Henry Ford changed the world, for both the better and the worst.
Starting from his own small workshop in Dearborn, Michigan, Henry Ford designed the first mass-produced automobile. He transformed cars from being a luxury item to being something that nearly every family owned. He created the concept of the assembly line. He argued that workers needed to be paid a livable wage and he also advocated for an 8-hour workday. At a time when every facet of American life was heavily segregated, he encouraged his factories an auto dealerships to hire black employees. He was a pacifist, who took part in a widely-ridiculed but apparently sincere effort to try to convince the leaders of the world to just stop fighting.
Unfortunately, Henry Ford was also something of an unhinged lunatic, a man whose skill at engineering and his empathy for his underpaid workers did not necessarily translate into a sophisticated understanding of anything else. When the workers in his factories tried to unionize, Ford employed violent strike breakers and he felt that most of the population were like a children and therefore incapable of governing themselves. He understood how to make car but he also fell for all sorts of quack science and was a believer in reincarnation.
Worst of all, he was a rabid anti-Semite, who blamed almost all of the world’s problems on “Jewish bankers” and who played a huge role in popularizing a scurrilous work called The Protocols of Elder Zion in America. Claiming to lay out the details of a Jewish plot to secretly control the world, The Protocols were a ludicrous document but many people believed them because they were promoted by Henry Ford, who was as big a celebrity in the early 20th Century as all of the social media influencers are today. All these years later, The Protocols are still cited by anti-Semites. A series of anti-Semitic editorials (which Ford later claimed to have signed off on but not actually written) were published in Germany under the title The International Jew, the World’s Foremost Problem. Hitler wrote of his admiration for Ford in Mein Kampf. Ford, it should be noted, did keep his distance from Hitler, though whether that was due to a personal distaste or the threat of an economic boycott is not known. (Jewish leaders had already organized one successful boycott of Ford in the 20s, which led to Ford closing down his newspaper and offering up an apology.) At the Nuremberg Trials, many of the Nazis said that they had first been introduced to anti-Semitism through the writings of Henry Ford. Reportedly, when Ford saw newsreel footage of the concentration camps, he was so overcome with emotion that he collapsed from a stroke.
(Two years ago, when Nick Cannon regurgitated the usual anti-Semitic conspiracy theories on a podcast, he was pretty much saying the exact same thing that Henry Ford said at the start of the 20th Century. Later, under threat of economic boycott, both Ford and Cannon would off up half-hearted apologies for their statements. Ford continued to make cars. Cannon continues to host a handful of television shows. How does that work?)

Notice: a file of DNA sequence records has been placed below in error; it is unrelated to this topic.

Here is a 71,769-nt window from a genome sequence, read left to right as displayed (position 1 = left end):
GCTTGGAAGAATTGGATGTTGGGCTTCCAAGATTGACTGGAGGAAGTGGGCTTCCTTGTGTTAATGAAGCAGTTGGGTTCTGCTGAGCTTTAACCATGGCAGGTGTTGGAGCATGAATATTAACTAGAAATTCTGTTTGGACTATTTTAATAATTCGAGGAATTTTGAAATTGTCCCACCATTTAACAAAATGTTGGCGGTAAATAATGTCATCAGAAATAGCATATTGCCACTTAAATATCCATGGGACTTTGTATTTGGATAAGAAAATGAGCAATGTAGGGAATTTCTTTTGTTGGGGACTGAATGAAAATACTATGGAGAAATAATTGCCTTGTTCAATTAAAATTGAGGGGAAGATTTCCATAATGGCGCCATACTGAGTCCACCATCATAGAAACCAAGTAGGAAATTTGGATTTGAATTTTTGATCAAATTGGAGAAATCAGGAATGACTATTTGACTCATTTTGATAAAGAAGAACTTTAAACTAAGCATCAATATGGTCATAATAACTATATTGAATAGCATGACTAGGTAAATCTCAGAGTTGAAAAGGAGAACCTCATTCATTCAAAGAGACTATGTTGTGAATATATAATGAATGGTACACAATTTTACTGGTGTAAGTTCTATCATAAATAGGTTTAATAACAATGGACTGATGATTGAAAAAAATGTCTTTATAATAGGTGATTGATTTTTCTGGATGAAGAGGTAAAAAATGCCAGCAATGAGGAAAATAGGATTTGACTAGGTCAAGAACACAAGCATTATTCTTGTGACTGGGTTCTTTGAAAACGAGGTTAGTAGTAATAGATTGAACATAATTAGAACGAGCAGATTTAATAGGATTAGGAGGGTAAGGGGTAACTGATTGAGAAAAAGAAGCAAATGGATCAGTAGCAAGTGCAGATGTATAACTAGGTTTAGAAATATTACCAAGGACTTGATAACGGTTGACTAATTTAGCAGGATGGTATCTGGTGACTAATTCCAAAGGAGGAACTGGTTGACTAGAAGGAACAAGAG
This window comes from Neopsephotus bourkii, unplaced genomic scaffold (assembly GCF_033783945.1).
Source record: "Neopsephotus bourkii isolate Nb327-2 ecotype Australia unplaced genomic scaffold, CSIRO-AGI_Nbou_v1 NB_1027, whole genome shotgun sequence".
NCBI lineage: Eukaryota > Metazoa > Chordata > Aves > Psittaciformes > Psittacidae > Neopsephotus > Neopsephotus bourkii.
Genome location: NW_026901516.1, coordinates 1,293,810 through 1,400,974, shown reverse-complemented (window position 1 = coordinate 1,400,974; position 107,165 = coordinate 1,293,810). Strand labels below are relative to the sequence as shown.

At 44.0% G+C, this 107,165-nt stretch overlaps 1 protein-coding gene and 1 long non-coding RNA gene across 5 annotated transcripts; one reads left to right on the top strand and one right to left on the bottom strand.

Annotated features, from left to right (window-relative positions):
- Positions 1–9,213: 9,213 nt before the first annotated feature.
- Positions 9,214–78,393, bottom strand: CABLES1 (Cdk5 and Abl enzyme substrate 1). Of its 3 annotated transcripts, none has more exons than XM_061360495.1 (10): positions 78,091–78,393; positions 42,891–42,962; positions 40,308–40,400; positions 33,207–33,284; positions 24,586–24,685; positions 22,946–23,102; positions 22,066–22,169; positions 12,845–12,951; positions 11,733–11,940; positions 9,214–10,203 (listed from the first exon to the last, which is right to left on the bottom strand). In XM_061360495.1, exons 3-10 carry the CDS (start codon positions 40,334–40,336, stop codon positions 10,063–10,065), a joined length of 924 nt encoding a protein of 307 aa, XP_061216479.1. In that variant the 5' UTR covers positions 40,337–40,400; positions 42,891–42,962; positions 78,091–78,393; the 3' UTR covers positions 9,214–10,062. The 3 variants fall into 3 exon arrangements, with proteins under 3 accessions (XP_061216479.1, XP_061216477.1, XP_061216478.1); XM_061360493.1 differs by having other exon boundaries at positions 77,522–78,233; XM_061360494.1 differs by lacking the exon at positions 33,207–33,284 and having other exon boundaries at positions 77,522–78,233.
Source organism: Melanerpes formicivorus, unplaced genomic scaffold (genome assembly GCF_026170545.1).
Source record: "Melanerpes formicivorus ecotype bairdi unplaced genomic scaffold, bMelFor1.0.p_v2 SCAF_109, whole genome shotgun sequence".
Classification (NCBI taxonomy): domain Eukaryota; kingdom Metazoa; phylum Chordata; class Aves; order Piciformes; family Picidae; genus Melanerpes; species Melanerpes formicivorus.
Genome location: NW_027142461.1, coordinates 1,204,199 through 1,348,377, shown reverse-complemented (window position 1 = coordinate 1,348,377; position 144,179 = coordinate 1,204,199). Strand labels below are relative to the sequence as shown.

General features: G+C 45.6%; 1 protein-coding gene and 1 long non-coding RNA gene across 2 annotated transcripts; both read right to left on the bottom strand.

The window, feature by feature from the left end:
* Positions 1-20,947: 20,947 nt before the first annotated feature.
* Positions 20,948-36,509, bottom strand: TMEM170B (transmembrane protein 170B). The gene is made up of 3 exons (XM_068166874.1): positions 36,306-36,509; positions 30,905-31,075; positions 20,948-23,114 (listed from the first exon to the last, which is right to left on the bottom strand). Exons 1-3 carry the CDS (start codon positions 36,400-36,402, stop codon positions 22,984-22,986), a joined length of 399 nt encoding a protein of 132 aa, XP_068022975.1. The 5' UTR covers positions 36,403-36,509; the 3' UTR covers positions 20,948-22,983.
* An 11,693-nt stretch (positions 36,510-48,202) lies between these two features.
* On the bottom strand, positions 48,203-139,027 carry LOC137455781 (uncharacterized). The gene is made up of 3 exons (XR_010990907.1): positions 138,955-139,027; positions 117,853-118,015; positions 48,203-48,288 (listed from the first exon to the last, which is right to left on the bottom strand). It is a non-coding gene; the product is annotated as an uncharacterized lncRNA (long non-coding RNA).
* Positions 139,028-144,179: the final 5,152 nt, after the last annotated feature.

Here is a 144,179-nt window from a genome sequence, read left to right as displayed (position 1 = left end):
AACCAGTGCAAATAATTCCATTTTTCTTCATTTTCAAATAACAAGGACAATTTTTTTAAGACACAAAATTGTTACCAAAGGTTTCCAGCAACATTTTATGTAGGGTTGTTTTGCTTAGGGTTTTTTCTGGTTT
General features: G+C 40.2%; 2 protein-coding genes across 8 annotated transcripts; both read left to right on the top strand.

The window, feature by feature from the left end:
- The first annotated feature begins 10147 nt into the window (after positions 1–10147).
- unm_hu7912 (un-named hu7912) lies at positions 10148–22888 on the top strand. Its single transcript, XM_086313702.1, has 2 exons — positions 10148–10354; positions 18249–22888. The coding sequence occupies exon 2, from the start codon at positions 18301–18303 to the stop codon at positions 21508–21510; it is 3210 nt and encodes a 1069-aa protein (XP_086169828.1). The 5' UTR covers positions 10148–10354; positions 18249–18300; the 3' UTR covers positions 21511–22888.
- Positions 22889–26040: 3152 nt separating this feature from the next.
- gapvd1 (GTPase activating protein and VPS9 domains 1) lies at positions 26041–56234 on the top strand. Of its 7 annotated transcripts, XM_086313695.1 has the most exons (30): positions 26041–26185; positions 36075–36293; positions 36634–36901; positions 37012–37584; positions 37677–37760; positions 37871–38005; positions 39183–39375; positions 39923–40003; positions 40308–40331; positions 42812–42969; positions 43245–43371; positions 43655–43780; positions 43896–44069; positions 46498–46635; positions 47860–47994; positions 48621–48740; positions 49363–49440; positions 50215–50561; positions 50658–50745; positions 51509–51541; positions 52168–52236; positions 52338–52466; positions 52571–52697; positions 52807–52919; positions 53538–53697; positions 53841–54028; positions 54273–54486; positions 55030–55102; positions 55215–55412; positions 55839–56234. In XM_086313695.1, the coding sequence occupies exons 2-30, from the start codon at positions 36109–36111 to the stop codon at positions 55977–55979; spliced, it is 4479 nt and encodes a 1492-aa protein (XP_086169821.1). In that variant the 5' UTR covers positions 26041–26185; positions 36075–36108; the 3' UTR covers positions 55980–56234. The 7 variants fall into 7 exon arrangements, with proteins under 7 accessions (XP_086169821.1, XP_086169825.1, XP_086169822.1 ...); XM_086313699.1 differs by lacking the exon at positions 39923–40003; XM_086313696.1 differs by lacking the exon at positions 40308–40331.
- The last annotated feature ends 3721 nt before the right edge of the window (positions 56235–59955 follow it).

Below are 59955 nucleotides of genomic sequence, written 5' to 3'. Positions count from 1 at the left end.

First broadcast over two nights in 1987, Ford: The Man and the Machine was a Canadian miniseries about the long and controversial life of Henry Ford. Cliff Robertson played Henry Ford. Hope Lange played his wife while Heather Thomas played his mistress. R.H. Thomson played Ford’s son, the sensitive Edsel. Michael Ironside played Harry Bennett, a sinister figure who was hired to break up union activity and who eventually became Ford’s right-hand man. If I remember correctly, I believe Canadian law actually required that Michael Ironside appear in almost every Canadian film and television show made in the 80s and the 90s. His glowering presence and menacing line delivery practically shouted out, “Don’t mess with Canada,” and he does bring a note of genuine danger to his performance here.
Ford: The Man and the Machine opens in the late 20s, with an aging Henry Ford already starting to lose control of his mental faculties. A series of flashbacks then show how Ford built his first engine, his first car, and eventually his first factory. We watch as Ford goes from being an enthusiastic, self-taught engineer to being one of the most powerful men in the world. Along the way, Ford grows arrogant. The same stubbornness that led to his early success also leads to his later problems. For all of his ability, Ford’s ego and his refusal to reconsider his conclusions leaves him vulnerable to both flattery and manipulation, whether it’s coming from the White House of Woodrow Wilson, from his own executives, or from the authoritarians who rose to power in Europe following the first World War. As portrayed in the movie, he’s a loving father who also flies into a rage when Edsel designs a car on his own. He loves his wife but he keeps a mistress. He loves his family but he’ll always prefer to spend time working on his cars than spending time with them. Henry Ford changes the world but his own hubris makes it impossible for him to change with it.
The miniseries is built around Cliff Robertson’s performance as Ford and Robertson does an excellent job in the role, convincingly playing Ford as he goes from being an enthusiastic dreamer to a paranoid millionaire to a doddering old man, a Bidenesque figuredhead who is only nominally in charge of his own company. Neither the film nor Robertson shy away from showing us Henry Ford’s flaws. Instead, both the production and the actor offer up a portrait of a complex man who transformed the way that people lived but who couldn’t escape from his own prejudices and resentments. Ford: The Man and The Machine is a history lesson but it’s a valuable one. If you’re a student of history, you’ll find much to think about in this miniseires.
For the record, I do drive a Ford and it’s a good car. However, I tell myself that it’s named after Gerald Ford.